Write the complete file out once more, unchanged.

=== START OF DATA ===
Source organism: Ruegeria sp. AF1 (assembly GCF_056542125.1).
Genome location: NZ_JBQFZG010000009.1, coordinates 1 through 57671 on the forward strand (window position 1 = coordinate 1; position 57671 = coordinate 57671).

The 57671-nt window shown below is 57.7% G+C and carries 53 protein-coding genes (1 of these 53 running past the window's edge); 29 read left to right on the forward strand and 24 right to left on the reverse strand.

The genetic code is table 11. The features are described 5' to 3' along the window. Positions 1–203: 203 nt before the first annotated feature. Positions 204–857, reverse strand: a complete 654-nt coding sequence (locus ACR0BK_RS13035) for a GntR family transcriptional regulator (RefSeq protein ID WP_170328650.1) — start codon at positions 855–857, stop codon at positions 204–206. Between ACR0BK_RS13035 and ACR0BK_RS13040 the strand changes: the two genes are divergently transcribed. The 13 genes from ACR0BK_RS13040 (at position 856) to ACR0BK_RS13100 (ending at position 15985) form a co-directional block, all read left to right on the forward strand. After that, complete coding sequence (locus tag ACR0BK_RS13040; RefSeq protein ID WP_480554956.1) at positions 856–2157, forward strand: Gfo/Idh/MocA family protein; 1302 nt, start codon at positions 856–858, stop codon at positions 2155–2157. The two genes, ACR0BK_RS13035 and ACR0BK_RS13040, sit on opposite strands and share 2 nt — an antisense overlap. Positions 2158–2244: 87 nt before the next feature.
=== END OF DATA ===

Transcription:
Source organism: Ruegeria sp. AF1 (assembly GCF_056542125.1).
Genome location: NZ_JBQFZG010000009.1, coordinates 1 through 57671 on the forward strand (window position 1 = coordinate 1; position 57671 = coordinate 57671).

The 57671-nt window shown below is 57.7% G+C and carries 53 protein-coding genes (1 of these 53 running past the window's edge); 29 read left to right on the forward strand and 24 right to left on the reverse strand.

The genetic code is table 11. The features are described 5' to 3' along the window. Positions 1–203: 203 nt before the first annotated feature. Positions 204–857, reverse strand: a complete 654-nt coding sequence (locus ACR0BK_RS13035) for a GntR family transcriptional regulator (RefSeq protein ID WP_170328650.1) — start codon at positions 855–857, stop codon at positions 204–206. Between ACR0BK_RS13035 and ACR0BK_RS13040 the strand changes: the two genes are divergently transcribed. The 13 genes from ACR0BK_RS13040 (at position 856) to ACR0BK_RS13100 (ending at position 15985) form a co-directional block, all read left to right on the forward strand. After that, complete coding sequence (locus tag ACR0BK_RS13040; RefSeq protein ID WP_480554956.1) at positions 856–2157, forward strand: Gfo/Idh/MocA family protein; 1302 nt, start codon at positions 856–858, stop codon at positions 2155–2157. The two genes, ACR0BK_RS13035 and ACR0BK_RS13040, sit on opposite strands and share 2 nt — an antisense overlap. Positions 2158–2244: 87 nt before the next feature.